I’m sure any family members reading that will do a doubletake since Chance is also the name of my brother-in-law! Chance also happens to be the name of the most recent horse to join us for retirement. Chance is a thoroughbred who joined us over the weekend from Connecticut. He walked off the trailer and looked around for a moment, and then realized he was surrounded by grass and immediately put his head down and began grazing. He’s rarely lifted his head up since then!
Where am I?
Unfortunately for Chance he isn’t used to having so much grazing so his turnout time is limited for now. He has grazing sessions in the mornings and in the afternoons as we slowly build up his exposure to grass.
This approach is standard for new arrivals. We take our time introducing them, and more importantly their digestive system, to the grass for a couple of weeks. Even the horses that are going to continue to be stall boarded have to go through this transition phase onto the grass because they are out on excellent pasture either all day or all night. Most of the horses are out 24/7 but there are some that are not.
We also use these first couple of weeks to allow the horses to get to know us and for us to get to know them. We learn about their personalities, their quirks, and use this time to determine the best turnout buddies for them. Once they are ready to be out 24/7 or to be out all day or all night we introduce them to their new roommates. Once they settle in with their new “family” they are quite content to stay with them permanently and don’t seem to care if they ever see the inside of the barn again. We’ve found this to be true even for the fence runners and those that had never really been turned out before.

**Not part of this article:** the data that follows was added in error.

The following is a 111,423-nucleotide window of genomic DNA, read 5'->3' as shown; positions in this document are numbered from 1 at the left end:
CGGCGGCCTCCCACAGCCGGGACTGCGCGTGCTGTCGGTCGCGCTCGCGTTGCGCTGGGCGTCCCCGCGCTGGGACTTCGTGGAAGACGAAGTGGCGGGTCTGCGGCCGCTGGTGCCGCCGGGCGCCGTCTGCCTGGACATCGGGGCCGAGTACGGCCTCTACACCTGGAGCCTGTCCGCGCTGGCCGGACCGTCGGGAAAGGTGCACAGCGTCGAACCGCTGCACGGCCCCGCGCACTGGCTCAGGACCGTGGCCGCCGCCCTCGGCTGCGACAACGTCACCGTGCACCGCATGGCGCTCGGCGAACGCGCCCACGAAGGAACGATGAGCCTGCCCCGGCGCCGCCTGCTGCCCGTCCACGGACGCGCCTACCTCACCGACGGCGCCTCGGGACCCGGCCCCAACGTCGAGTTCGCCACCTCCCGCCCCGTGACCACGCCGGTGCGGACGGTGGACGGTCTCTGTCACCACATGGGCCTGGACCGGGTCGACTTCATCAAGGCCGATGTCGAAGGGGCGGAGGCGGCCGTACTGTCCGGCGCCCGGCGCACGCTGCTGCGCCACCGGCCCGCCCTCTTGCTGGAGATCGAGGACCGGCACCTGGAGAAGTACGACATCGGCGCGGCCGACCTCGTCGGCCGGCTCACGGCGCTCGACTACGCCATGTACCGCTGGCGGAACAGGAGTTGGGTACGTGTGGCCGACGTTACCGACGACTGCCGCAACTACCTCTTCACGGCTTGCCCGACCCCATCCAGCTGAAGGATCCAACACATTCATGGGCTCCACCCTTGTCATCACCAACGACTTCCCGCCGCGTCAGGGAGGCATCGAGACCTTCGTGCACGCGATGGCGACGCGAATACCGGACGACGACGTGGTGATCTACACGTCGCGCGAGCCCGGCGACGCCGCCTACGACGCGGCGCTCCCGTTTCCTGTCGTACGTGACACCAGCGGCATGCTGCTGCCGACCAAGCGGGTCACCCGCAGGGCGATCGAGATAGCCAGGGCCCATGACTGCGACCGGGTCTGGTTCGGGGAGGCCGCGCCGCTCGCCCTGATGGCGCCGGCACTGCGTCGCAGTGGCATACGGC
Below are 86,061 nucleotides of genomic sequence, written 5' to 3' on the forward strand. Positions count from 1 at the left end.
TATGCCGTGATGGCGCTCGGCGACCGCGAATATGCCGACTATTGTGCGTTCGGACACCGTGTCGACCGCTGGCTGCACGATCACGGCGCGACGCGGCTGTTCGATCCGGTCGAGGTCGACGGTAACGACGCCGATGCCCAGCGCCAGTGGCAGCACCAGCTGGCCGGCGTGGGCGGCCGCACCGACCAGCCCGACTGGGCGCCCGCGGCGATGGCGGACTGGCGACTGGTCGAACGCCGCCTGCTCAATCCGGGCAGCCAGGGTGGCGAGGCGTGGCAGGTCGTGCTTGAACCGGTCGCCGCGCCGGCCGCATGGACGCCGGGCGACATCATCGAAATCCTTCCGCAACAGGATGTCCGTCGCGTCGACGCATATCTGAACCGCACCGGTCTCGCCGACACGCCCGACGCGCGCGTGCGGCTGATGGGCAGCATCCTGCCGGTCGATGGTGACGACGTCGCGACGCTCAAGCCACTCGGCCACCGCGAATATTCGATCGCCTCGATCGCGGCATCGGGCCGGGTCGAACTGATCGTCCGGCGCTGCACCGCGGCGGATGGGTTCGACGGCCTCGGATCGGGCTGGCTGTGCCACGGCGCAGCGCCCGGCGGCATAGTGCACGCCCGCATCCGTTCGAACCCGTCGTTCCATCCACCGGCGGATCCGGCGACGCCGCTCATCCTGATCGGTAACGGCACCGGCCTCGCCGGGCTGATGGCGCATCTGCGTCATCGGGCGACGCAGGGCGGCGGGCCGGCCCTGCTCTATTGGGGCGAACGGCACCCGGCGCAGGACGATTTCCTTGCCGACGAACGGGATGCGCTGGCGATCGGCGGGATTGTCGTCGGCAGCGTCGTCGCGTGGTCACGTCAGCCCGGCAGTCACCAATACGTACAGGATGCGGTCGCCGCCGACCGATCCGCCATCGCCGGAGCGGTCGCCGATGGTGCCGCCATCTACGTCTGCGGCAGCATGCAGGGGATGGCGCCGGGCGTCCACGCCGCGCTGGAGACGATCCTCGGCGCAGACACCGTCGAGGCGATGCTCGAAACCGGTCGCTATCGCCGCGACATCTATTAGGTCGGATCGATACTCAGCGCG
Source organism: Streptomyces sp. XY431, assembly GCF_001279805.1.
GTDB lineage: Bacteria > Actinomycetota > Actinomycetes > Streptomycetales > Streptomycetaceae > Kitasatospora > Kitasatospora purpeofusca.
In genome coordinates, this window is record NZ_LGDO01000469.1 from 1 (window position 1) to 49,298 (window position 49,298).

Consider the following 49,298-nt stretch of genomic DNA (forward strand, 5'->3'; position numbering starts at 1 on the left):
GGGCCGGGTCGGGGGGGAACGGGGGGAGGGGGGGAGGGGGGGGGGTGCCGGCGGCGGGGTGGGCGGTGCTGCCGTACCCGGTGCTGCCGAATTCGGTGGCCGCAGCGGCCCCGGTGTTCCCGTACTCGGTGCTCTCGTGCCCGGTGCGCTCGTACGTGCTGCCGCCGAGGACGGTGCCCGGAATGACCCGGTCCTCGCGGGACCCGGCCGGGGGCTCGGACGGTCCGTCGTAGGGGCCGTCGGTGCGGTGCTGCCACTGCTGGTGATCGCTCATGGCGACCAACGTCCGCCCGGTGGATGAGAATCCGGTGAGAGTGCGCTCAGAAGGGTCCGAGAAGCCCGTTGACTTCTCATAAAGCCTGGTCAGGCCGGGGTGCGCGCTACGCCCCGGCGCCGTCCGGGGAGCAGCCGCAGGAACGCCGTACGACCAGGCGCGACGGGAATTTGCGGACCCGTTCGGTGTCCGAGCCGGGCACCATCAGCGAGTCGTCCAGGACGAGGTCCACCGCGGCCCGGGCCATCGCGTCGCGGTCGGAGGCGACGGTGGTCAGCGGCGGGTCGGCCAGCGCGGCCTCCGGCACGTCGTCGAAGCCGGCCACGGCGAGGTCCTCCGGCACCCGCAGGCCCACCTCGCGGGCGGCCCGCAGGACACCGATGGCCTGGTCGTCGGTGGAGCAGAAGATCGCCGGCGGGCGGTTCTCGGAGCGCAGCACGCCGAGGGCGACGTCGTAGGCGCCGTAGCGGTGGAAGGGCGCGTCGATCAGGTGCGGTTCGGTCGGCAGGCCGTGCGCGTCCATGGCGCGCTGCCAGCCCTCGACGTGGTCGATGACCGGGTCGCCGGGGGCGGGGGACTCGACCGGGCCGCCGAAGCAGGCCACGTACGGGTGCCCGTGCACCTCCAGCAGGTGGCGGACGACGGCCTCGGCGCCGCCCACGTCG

We’ve had fun as we’ve begun the “get to know you” process with Chance this week. He has excellent ground manners and a very laid back and friendly personality. His owners told me they thought he had dropped weight in the last few weeks and he does somewhat have that “ribby” look, so we will be looking forward to putting some more weight on him and returning the shine to his coat. He will be having his teeth done in the next week or so as I’ve seen him quid his food several times, and I will be paste worming him tomorrow.
I say this with 100% bias, but I think Chance is a very lucky horse, as are all of the horses here. He has been retired fairly young due to arthritis and thankfully for him the people in his life feel he has earned his spot with us. There is always so much emotion and stress when the decision to retire a horse has to be made, and it is even harder when the horse is a younger horse. I think if Chance could talk he would say he didn’t know what he did so right to wind up here, but he is really appreciative that the trailer happened to stop and let him off at this farm!